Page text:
Ethanol mandates have caused US corn prices to rocket from $1.96 per average bushel in 2005 to as much as $7.50 in autumn 2012 and $6.68 in June 2013. Corn growers and ethanol makers get rich. However, soaring corn prices mean beef, pork, poultry, egg and fish producers pay more for corn-based feed; grocery manufacturers pay more for corn, meat, fish and corn syrup; families pay more for everything on their dinner table; and starving Africans go hungry because aid agencies cannot buy as much food.
A while back I happened to meet a guy in the US renewable fuel lobby and we got to talking. One thing he said surprised me (I paraphrase):
“All this Food vs Fuel stuff is of course coming from the oil companies. They hate us.”
“Really?” I said.
“Oh yes. It’s been a very effective campaign for them.”
Having said I felt it (food vs fuel) was a legitimate concern, he quietly talked through a lot of the arguments with me. I wish I had taken notes, but a couple of things did stick in my mind. Having done some fact checking I have accepted that a lot of his arguments were sound, or at least had more merit than I’d given them credit for. But I digress.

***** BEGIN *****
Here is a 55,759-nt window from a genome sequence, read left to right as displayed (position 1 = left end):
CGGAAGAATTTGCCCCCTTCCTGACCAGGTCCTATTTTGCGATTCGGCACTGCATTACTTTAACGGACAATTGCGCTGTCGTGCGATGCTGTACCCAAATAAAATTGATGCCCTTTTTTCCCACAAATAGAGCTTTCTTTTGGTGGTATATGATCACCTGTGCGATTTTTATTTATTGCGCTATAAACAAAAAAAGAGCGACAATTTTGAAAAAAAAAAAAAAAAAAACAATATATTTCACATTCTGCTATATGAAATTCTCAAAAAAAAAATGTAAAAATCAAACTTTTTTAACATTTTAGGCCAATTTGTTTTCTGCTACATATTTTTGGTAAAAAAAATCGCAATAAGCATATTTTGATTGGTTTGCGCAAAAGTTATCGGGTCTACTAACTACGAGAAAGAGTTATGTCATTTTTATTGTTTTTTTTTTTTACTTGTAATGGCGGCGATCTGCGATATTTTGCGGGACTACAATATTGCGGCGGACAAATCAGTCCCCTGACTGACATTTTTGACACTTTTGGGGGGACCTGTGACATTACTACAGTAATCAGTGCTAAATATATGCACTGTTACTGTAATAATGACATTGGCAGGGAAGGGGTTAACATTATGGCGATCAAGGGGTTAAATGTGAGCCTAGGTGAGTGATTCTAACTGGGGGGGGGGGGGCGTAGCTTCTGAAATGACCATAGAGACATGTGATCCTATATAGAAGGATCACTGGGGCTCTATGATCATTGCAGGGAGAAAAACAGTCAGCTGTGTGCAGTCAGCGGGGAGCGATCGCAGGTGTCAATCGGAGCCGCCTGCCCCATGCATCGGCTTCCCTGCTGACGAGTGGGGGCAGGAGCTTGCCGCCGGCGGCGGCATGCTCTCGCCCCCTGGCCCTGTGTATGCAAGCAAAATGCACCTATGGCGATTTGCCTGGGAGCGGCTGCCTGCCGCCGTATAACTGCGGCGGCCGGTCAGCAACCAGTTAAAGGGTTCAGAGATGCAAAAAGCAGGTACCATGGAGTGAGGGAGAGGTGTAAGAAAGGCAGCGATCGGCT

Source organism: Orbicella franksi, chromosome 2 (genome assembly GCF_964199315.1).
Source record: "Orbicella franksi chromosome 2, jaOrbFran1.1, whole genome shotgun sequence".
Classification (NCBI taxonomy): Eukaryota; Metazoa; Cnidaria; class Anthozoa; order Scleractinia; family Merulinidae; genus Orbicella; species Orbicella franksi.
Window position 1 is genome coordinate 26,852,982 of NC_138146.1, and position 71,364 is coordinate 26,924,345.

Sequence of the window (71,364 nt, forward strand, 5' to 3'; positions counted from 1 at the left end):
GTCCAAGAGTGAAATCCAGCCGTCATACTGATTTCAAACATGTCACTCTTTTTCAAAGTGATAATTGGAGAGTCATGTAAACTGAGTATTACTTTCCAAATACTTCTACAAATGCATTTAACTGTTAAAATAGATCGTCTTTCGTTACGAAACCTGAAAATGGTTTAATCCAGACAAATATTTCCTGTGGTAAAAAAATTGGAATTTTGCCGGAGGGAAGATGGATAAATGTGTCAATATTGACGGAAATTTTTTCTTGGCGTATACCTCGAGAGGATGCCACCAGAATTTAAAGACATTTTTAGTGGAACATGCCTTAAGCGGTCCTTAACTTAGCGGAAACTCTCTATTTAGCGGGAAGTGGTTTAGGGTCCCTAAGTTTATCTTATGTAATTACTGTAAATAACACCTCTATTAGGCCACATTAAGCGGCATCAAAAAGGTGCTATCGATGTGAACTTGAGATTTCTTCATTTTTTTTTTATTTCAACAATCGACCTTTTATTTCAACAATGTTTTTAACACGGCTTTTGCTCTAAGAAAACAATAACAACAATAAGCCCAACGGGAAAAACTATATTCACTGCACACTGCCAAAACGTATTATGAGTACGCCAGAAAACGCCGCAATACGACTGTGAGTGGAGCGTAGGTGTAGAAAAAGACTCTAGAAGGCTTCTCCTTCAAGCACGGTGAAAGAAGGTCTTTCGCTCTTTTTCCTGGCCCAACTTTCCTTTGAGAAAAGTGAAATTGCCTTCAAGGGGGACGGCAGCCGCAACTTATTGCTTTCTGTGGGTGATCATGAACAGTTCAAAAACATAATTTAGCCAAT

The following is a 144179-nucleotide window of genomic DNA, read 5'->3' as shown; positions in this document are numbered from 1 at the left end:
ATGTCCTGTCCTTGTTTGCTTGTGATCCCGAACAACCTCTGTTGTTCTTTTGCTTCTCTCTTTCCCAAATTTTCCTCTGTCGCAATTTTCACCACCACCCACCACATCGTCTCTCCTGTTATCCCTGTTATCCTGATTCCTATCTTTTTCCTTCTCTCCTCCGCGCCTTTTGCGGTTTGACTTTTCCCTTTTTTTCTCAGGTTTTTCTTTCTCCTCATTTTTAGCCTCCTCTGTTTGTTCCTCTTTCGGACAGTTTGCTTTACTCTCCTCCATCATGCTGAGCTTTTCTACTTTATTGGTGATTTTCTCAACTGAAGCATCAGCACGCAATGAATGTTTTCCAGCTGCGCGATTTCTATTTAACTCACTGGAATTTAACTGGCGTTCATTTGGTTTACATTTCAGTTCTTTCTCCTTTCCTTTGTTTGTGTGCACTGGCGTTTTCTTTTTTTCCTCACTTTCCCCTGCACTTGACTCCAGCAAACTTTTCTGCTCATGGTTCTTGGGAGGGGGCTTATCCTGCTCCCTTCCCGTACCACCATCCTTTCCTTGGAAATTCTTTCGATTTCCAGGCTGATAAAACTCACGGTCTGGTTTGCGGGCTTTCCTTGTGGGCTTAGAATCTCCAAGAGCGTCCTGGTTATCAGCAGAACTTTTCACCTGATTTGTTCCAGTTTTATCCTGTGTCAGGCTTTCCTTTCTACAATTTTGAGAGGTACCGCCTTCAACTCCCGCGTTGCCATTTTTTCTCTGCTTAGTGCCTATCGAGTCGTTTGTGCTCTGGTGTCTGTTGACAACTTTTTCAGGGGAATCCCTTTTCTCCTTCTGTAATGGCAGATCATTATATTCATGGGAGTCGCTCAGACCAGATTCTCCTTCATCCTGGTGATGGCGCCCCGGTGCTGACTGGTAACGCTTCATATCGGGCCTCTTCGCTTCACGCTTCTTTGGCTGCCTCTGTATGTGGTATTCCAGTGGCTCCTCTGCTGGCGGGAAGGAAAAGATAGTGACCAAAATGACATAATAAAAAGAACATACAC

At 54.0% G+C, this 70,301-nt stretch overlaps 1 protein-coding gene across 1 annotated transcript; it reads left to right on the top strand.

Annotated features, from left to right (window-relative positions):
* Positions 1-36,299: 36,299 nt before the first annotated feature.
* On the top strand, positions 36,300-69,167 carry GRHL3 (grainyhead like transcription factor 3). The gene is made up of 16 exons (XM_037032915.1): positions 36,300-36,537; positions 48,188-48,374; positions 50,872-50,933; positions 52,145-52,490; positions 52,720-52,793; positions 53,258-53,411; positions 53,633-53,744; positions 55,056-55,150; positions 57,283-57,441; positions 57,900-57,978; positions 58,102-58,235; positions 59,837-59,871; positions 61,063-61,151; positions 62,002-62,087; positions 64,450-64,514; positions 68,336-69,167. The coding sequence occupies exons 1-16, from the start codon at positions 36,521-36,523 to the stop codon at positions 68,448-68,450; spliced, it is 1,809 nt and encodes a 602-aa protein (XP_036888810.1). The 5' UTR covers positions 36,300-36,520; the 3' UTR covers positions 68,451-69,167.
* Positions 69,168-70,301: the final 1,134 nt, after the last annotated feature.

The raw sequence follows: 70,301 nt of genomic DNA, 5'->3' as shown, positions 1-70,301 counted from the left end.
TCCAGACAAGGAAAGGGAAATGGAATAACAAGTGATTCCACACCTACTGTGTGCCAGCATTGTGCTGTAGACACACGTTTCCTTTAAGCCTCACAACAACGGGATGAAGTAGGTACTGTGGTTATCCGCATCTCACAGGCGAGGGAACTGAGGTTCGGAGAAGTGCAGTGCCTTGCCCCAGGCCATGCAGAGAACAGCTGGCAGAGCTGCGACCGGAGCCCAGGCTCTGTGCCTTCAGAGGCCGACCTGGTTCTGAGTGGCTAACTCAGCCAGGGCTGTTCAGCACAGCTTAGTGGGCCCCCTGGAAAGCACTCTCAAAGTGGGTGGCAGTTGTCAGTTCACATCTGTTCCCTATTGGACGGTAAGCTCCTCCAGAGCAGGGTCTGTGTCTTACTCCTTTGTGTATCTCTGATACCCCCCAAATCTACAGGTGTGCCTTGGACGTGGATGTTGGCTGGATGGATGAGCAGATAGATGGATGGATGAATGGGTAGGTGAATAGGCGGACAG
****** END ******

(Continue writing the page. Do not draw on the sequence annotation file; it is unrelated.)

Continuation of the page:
That conversation got me thinking about the rocks tossed at sceptics. It’s a bit like that phrase, you know – “the enemy of my enemy is my friend”, but a sort of twisted version. If you are ‘anti’ something, you are taken to be ‘anti’ it for the same reasons as everyone else who is ‘anti’ it, as some of your arguments are the same even if your reasons are different. So I guess the thinking goes – if Big Oil is anti-ethanol and is funding disinformation campaigns, and climate skeptics come out as anti-ethanol, it stands to reason they must be funded by Big Oil.